Dr. Abir is an emergency physician and health services researcher with a joint appointment at the University of Michigan and the RAND Corporation. She earned a Master’s degree in Health and Health Services Research from the Robert Wood Johnson Foundation Clinical Scholars Program (RWJF CSP) at the University of Michigan in 2011. Following graduation from RWJF CSP she joined the Medical Faculty Associates in the Department of Emergency Medicine at George Washington University in Washington, DC, and held a position as an Affiliated Adjunct with the RAND Corporation where she conducted policy focused research. She has been an integral member of teams of researchers at RAND developing the various aspects of the National Health Security Strategy funded by the Department of Health and Human Services (HHS), Office of the Assistant Secretary for Preparedness and Response (ASPR), developing tools to measure hospital and healthcare coalition surge capacity in response to mass casualty incidents, and a tool designed to evaluate community disaster preparedness. Dr. Abir has authored multiple op-eds on various aspects of disaster preparedness and response published through national news outlets including USA Today, CNN.com, and US News and World Report. Other RAND projects Dr. Abir has been involved with include a project evaluating the evolving role of emergency care in the United States funded by the Emergency Medicine Foundation (EMF).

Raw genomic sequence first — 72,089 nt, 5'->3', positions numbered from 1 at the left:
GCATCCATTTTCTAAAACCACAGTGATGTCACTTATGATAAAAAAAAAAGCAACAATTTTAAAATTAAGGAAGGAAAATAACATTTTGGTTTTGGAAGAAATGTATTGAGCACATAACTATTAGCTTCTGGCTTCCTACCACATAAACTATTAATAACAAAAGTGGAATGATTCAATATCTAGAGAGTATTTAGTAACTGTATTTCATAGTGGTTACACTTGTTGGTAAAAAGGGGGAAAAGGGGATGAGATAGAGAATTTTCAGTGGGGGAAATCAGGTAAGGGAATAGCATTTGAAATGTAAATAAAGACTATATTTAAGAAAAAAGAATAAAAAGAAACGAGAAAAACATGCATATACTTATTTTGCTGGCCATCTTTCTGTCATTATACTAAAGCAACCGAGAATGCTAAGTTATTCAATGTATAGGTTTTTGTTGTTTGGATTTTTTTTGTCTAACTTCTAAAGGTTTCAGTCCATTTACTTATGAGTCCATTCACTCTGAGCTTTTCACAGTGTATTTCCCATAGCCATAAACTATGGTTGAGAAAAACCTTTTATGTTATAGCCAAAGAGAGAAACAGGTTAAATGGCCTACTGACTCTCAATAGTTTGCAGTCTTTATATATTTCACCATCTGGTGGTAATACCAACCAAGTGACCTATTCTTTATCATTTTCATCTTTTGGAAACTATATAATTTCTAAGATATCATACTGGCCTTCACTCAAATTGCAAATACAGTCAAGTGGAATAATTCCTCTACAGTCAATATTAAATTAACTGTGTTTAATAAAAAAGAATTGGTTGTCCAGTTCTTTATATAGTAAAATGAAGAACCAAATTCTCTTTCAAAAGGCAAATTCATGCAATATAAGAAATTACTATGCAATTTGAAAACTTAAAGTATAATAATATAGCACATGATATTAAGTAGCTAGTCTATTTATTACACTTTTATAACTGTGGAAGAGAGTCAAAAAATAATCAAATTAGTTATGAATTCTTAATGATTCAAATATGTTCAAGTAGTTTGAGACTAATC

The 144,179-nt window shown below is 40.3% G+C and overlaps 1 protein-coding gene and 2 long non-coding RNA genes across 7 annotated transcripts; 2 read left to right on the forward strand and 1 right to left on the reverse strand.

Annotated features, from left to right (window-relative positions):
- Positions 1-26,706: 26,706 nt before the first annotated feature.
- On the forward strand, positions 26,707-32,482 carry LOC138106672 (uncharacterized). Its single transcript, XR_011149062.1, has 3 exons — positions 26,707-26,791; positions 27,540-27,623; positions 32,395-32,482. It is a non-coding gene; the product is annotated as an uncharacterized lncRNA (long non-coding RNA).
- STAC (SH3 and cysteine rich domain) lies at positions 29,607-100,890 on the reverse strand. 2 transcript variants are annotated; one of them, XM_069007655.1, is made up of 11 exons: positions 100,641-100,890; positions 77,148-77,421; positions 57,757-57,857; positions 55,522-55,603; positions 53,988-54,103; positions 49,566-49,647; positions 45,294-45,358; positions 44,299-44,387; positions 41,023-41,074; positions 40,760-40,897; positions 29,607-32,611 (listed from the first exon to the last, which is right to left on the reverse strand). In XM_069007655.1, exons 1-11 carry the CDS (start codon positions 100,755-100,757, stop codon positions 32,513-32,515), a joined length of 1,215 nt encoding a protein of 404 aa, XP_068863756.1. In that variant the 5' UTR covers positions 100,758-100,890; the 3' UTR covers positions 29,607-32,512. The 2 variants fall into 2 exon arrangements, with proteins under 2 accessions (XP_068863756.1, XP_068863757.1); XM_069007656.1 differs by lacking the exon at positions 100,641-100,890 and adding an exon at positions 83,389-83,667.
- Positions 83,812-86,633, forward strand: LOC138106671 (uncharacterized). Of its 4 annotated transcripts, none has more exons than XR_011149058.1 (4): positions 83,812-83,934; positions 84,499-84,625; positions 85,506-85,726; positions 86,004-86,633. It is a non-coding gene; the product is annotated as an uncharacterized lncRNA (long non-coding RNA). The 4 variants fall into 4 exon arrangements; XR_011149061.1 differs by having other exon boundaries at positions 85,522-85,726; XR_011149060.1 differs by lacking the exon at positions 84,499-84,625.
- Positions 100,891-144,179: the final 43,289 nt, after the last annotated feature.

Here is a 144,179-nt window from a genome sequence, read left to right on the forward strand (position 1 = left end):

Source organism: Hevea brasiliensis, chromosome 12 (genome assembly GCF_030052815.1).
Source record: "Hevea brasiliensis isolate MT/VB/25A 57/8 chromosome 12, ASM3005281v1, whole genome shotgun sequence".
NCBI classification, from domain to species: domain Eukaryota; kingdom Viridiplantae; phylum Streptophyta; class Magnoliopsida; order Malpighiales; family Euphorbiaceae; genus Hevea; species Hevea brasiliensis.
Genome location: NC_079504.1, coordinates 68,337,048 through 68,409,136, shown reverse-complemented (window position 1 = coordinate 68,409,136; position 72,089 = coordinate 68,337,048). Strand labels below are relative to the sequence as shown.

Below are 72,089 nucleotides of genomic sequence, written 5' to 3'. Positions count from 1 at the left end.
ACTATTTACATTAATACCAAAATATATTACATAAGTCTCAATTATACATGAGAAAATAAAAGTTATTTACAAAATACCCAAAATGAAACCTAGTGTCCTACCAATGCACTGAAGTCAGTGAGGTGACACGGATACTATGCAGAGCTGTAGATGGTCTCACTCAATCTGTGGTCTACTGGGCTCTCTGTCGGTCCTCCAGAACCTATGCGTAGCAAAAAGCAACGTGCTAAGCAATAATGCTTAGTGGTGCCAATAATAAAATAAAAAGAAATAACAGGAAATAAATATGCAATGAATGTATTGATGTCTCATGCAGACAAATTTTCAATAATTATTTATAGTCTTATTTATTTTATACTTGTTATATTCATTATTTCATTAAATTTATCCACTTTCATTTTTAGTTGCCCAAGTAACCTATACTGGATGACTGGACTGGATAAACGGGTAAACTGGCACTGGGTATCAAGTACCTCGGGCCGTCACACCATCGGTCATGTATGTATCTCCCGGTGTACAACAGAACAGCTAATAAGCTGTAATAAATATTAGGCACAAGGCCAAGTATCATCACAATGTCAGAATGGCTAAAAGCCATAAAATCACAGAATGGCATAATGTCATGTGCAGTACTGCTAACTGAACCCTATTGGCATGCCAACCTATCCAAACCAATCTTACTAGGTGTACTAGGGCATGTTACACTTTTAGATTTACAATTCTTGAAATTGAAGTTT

Dr. Abir’s research focus is in evaluating the continuum of acute care delivery in the United States, including pre-hospital, emergency, inpatient, and ambulatory care with a focus on addressing policy-related questions pertaining to utilization, quality, efficiency, outcomes, and costs of acute care delivery in these settings. Through various completed and ongoing funded projects, Dr. Abir has gained significant experience with quantitative, qualitative, and mixed research methodologies, and community-based participatory research (CBPR). Her portfolio of funded projects includes NIH and foundation grants, and funding from state and federal government. She is the PI of a project funded by the Michigan Department of Health and Human Services evaluating quality measures for medical control authority structure and performance in Michigan using mixed methods. She currently leads an ongoing CBPR project funded by the American College of Emergency Physicians (ACEP) evaluating patient-centered interventions to reduce avoidable asthma-related pediatric emergency department visits and hospitalizations in collaboration with the Camden Coalition of Healthcare Providers in Camden, New Jersey. She is also the PI of an R21, funded by the National Institute on Aging, evaluating the impact of high inpatient occupancy on outcomes for hospitalized elderly Medicare patients.